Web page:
The Stug IV was, essentially, a slightly modified Stug III superstructure (such as extended driver’s compartment) mounted on standard Panzer IV chassis. Using the Panzer IV Ausf. H chassis, the StuG IV had the same Maybach HL 120TRM engine capable of propelling the vehicle at speeds of up to 38 kilometers per hour on roadways. The StuG IV also had the same 6 speed forward, 1 speed reverse transmission.
For armament, the StuG was fitted with a single 75 mm StuK 40 L/48 cannon cast in a "saukopf" mantlet, capable of penetrating 90 mm of armor plate at 500 meters. For defense against infantry, the StuG had a hull-mounted 7.92 mm MG 34 as well as defensive smoke launchers.
The StuG IV was introduced in December of 1943. From December of 1943 to March of 1945, 1,139 such "hybrids" were produced by Krupp-Gruson at Magdeburg (chassis number 89324 to 89382 and 100001 to unknown). The majority were issued in companies to infantry divisions with few exceptions. Some sources apply designation Sd.Kfz.163 to Stug IV.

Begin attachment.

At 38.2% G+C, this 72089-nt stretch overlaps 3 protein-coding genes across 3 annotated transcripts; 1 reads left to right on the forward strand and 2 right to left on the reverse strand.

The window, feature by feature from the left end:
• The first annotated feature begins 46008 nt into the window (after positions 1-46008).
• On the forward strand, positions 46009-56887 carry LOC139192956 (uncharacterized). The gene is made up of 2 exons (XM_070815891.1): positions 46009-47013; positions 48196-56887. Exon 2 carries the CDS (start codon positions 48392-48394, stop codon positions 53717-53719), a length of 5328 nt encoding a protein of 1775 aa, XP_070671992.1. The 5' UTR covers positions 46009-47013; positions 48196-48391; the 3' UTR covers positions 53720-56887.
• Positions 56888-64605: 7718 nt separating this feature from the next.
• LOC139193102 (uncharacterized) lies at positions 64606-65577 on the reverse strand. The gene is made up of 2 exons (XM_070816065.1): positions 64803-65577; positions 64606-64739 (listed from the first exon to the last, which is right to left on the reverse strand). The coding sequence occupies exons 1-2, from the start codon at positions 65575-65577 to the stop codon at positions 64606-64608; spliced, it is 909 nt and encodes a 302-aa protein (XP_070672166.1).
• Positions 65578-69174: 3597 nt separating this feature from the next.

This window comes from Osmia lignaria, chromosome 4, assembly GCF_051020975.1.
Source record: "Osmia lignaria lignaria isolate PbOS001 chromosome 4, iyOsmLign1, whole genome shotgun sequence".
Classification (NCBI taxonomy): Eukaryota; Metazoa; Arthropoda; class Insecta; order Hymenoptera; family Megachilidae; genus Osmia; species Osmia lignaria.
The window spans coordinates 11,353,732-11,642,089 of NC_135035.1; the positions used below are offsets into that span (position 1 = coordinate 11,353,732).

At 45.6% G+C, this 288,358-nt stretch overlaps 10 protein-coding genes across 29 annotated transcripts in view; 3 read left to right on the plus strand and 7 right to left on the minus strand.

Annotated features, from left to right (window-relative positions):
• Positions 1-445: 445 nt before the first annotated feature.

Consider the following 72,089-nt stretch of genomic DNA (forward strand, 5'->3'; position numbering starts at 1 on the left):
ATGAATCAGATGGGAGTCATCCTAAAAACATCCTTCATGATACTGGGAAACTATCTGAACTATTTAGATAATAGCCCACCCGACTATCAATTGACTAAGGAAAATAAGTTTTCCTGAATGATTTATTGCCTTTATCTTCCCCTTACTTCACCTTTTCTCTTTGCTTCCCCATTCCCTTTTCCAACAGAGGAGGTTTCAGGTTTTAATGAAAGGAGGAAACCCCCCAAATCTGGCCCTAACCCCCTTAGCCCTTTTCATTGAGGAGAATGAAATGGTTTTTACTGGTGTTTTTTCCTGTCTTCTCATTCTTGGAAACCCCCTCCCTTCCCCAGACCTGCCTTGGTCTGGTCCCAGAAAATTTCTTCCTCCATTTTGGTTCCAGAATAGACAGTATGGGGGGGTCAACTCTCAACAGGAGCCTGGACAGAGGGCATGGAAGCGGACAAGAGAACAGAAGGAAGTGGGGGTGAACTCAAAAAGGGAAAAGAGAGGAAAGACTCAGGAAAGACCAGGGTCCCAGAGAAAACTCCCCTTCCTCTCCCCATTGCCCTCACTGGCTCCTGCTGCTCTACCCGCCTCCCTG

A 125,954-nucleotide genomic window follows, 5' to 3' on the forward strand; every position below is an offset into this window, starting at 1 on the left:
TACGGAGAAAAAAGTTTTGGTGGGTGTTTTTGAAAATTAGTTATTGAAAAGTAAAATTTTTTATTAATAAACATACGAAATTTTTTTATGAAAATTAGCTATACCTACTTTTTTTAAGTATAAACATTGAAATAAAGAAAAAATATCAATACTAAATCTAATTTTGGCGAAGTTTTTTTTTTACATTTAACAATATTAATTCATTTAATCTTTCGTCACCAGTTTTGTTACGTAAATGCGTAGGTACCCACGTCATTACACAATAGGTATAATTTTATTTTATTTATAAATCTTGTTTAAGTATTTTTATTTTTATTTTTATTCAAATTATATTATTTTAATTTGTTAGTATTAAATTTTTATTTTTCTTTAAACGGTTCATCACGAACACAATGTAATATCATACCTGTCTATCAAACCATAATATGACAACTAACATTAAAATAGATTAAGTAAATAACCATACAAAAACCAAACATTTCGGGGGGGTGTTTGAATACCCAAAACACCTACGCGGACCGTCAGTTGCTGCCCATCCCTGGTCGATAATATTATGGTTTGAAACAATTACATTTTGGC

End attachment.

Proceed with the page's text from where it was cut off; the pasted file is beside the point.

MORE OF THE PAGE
Tests were also carried with Stug IV with rigid mounted 75 mm L/70 gun, but those were never fully concluded. In the end, the StuG IV served as an effective interim design until the Jagdpanzer IV could be produced in enough numbers. In fact, the primary reason for the StuG IV's existence was the fact that in November 1943, Alkett, the main manufacturer of the StuG III, was damaged in an Allied bombing raid, severely hampering production. To keep up demand, Hitler suggested in a December conference to put the StuG superstructure on top of a Panzer IV chassis.
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- ↑ http://www.achtungpanzer.com/sturmgeschutz-iii-sturmgeschutz-iv.htm
- ↑ http://www.wwiivehicles.com/germany/vehicle/self-propelled/stug-iv-self-propelled-gun.asp